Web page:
Badgers escape unscathed on penalty kill

first_imgSomething had to give.Michigan Tech and Wisconsin entered the weekend with the second and third-highest power play percentages in the nation. The Huskies were converting at a 37 percent rate, a big reason MTU was scoring 4.80 goals per game and were undefeated at 3-0-2.So of course, given nine opportunities with the man-advantage, Michigan Tech connected just once.MTU dropped all the way to a 30.6 percent conversion rate as a result and scored just three total goals in the two games. A power play based around getting shots on net and putting lots of big Husky bodies in front of the net was defeated by a Badger squad that tended to get in front of those shots before they could get on net.“We were just trying to focus on blocking shots, that was our number one thing,” junior defenseman Jake Gardiner said. “We were focusing on having our one D down low with those two guys and hoping shots don’t get through.”Friday night, UW goaltender Scott Gudmandson faced just two shots on goal from the MTU power play unit, with the Badgers blocking 19 shots. Brett Bennett started in goal for Wisconsin Saturday night and faced seven shots on goal, while UW blocked an impressive 23 shots.Junior winger Jordy Murray went down to the ice in both games after blocking a shot, hobbling to the bench each time. While the Fairbault, Minn. native didn’t register a point in either game, his blocked shots helped the Badgers attain their ultimate goal of getting WCHA points.Aside from the lone goal he gave up, Bennett played well, getting stick and blocker saves through traffic on the six power-plays Michigan Tech had.According to head coach Mike Eaves, the combination of the two factors led to the effective penalty killing.“A, we had our goaltender playing well. He’s got to be sometimes, your best penalty killer and he was that tonight,” Eaves said. “B, I thought our guys blocked a lot of shots and we worked pretty well in conjunction in trying to get in shooting lanes and block those shots.”UW even got a shorthanded goal courtesy of senior captain Sean Dolan. Dolan and MTU captain Brett Olson went to the box with matching unsportsmanlike conduct penalties at the end of the second period. Gardiner was called for holding early in the third period, giving the Huskies a short 4-on-3 power play.As the Dolan penalty expired, he came out of the box and faced a one-on-one situation, pulling a move he learned from former Badger Derek Stepan and scoring to put UW up 4-1.“I just came out of the penalty box and I was feeling good, I was ready to go, I had a good jump,” Dolan said. “I don’t know what their defenseman was doing, he was caught kind of flat-footed and I was able to poke it up to myself.”While the shorthanded goal was the exclamation point on a successful night of penalty killing, the Badgers didn’t need to put themselves in those situations in the first place. UW took three unsportsmanlike conduct penalties, two of them resulting in MTU power plays.UW senior Patrick Johnson was in and out of scrums with Huskies for much of the game. The most easily avoidable penalty came immediately following Dolan’s goal. Sophomore defenseman John Ramage came out of nowhere to deliver an unnecessary hit on Olson, and went to the box as a result.“I think it would start with me. It’s a Dutch uncle thing, coach gave me a lot of crap. I’ve got to stay out of the penalty box like that, stuff after the whistle, our team, we can’t afford that,” Johnson said. “We might have been playing with fire, but we got away with it, we’ve got a good PK and a lot of blocked shots tonight, which was good.”With a young team that’s already penalty-prone – Wisconsin is fifth in the nation in penalty minutes per game – Eaves was disappointed with some of the decisions his players made.“I’m disappointed in some of our penalties after the whistle,” Eaves said. “We talk about going whistle to whistle and not getting involved in that stuff after, and we’re still doing that.”last_img read more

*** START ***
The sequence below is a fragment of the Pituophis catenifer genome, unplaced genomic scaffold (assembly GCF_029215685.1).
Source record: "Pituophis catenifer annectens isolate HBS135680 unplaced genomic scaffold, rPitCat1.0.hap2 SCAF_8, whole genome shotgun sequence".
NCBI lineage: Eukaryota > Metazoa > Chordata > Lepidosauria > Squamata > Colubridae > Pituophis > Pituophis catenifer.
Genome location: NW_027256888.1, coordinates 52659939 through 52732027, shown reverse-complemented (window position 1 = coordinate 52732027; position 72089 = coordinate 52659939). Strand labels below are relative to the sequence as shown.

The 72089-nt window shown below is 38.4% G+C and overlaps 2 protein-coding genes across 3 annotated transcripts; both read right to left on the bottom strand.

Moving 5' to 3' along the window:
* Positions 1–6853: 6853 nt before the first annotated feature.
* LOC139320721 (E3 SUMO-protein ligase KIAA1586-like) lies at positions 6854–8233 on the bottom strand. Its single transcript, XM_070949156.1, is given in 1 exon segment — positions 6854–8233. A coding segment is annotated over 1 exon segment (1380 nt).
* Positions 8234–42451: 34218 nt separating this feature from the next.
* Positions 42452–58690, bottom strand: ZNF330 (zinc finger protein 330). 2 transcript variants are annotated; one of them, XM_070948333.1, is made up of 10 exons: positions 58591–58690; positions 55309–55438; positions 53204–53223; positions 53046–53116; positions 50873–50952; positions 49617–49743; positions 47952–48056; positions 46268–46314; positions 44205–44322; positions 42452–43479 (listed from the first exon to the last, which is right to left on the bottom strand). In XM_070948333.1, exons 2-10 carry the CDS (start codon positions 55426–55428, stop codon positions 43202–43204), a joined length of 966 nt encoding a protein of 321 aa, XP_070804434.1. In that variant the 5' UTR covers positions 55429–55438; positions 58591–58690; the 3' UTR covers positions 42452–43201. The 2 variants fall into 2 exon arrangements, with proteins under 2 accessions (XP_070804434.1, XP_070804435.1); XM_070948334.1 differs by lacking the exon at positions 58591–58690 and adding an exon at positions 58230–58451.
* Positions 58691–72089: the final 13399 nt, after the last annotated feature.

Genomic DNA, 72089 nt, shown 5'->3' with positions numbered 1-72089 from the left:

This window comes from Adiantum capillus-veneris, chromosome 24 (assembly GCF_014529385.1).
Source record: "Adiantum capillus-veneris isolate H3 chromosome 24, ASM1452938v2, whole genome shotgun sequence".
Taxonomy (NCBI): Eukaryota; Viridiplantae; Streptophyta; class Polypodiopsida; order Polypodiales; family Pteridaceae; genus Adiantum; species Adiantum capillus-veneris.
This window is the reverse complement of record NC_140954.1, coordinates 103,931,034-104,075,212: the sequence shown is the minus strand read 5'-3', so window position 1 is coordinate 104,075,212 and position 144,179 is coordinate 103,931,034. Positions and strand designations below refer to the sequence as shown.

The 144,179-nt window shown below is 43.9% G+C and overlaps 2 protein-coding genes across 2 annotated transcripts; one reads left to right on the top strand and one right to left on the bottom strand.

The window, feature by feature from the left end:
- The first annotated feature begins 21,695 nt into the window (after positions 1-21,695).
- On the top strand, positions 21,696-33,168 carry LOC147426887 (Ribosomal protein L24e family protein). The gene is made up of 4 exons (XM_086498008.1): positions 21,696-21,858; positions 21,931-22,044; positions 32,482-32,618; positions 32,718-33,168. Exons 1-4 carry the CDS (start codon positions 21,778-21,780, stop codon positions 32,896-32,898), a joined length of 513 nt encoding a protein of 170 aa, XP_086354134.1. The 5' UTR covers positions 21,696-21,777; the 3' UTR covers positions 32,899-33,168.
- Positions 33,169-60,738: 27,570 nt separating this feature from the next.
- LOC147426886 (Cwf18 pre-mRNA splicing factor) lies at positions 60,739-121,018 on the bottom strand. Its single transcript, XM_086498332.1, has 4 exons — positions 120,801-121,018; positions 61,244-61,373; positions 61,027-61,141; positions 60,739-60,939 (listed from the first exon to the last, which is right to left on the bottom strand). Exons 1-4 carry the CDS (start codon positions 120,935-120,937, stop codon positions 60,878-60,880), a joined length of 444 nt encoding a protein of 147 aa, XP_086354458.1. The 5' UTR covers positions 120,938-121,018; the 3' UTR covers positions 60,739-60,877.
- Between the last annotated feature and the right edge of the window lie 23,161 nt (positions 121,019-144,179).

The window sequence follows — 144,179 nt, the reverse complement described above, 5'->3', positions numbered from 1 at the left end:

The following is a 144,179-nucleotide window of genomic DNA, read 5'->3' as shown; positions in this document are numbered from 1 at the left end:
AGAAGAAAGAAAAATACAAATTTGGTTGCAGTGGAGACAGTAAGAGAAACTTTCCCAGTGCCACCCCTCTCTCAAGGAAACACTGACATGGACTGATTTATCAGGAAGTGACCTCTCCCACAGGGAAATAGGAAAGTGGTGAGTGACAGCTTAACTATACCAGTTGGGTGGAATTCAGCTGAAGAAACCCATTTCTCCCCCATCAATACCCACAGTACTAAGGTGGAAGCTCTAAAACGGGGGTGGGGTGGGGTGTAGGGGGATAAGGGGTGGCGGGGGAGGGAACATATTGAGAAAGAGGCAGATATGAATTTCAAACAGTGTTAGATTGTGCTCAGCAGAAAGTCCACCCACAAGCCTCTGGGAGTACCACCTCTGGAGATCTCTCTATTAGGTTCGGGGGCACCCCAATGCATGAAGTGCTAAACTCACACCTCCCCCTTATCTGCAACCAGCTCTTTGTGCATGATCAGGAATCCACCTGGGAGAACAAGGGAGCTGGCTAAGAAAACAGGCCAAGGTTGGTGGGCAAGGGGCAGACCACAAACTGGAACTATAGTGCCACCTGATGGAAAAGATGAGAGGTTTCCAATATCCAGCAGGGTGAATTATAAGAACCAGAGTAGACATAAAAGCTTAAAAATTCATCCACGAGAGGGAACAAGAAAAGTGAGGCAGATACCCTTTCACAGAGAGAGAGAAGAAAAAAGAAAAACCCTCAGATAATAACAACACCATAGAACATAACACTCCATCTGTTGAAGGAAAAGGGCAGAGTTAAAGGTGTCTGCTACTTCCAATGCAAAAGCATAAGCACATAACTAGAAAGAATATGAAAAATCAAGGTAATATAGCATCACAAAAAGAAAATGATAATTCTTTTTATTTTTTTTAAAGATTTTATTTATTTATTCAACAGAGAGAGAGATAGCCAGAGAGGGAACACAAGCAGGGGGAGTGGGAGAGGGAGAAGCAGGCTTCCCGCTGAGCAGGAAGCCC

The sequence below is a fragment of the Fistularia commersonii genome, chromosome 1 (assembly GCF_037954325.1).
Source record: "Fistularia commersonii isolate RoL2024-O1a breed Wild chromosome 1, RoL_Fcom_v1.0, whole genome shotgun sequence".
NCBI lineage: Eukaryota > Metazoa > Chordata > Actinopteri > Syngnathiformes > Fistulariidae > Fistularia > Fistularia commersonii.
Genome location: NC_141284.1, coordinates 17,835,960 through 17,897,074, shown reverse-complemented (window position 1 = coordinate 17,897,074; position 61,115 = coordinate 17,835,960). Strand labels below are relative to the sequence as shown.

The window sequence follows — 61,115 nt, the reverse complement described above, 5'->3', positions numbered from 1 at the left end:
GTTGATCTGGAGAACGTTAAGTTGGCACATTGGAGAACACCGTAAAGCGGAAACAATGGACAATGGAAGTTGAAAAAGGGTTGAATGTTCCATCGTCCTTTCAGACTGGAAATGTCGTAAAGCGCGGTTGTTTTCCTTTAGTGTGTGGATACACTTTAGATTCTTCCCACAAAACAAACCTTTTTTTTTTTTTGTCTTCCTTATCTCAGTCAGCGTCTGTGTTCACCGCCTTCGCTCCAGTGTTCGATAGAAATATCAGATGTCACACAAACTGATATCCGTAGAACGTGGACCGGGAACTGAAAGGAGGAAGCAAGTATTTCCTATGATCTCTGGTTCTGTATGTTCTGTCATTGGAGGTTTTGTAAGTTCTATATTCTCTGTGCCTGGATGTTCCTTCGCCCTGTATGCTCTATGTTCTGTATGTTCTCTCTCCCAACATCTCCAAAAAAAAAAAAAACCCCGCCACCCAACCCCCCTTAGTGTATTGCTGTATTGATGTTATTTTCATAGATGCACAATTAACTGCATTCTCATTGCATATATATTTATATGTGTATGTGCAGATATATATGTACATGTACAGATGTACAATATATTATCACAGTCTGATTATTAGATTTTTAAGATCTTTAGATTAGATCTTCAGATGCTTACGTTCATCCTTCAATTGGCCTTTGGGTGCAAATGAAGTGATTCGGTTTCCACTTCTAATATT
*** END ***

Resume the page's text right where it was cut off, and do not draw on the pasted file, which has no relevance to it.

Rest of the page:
Answers needed from Lowenfield about RLE

first_imgDear Editor,If one is to study the work plan from the 2011 elections, it reveals an important point. From July 18, 2011, when the Preliminary List of Electors (PLE) was extracted from the National Register of Registrants (NRR) to put the Claims and Objections (C&O) process into gear, until that process was completed on September 4, 2011, only 48 days (just over 6 weeks) were consumed. At the end of the C&O process, Guyana had a Revised List of Electors (RLE). The political parties were able to use this RLEto further help GECOM HQ USA make any last minute valid and verified modifications before they printed the Official List of Electors (actual voters’ list). Any person with an average mathematics competence will tell you that there was still 42 days for GECOM to exhaust the full 90 days or 3 months as prescribed by Article 106 of the Constitution.So why is there a school of thought coming out of GECOM that they can only produce a list by Christmas? It is a bogus position, full stop.Mr Keith Lowenfield, the Chief Elections Officer who is now in the middle of a major land controversy involving the former PNC-led Government, must be called to account. Is he deliberately not preparing for elections as some sort of payback for past favours granted by the PNC? We need answers from Mr Lowenfield as to why GECOM could not and did not update its RLE as an outcome of a C&O process from January 2019 to May 2019.The details from 2011 are below.Regards,Sasenarine SinghMarylandlast_img read more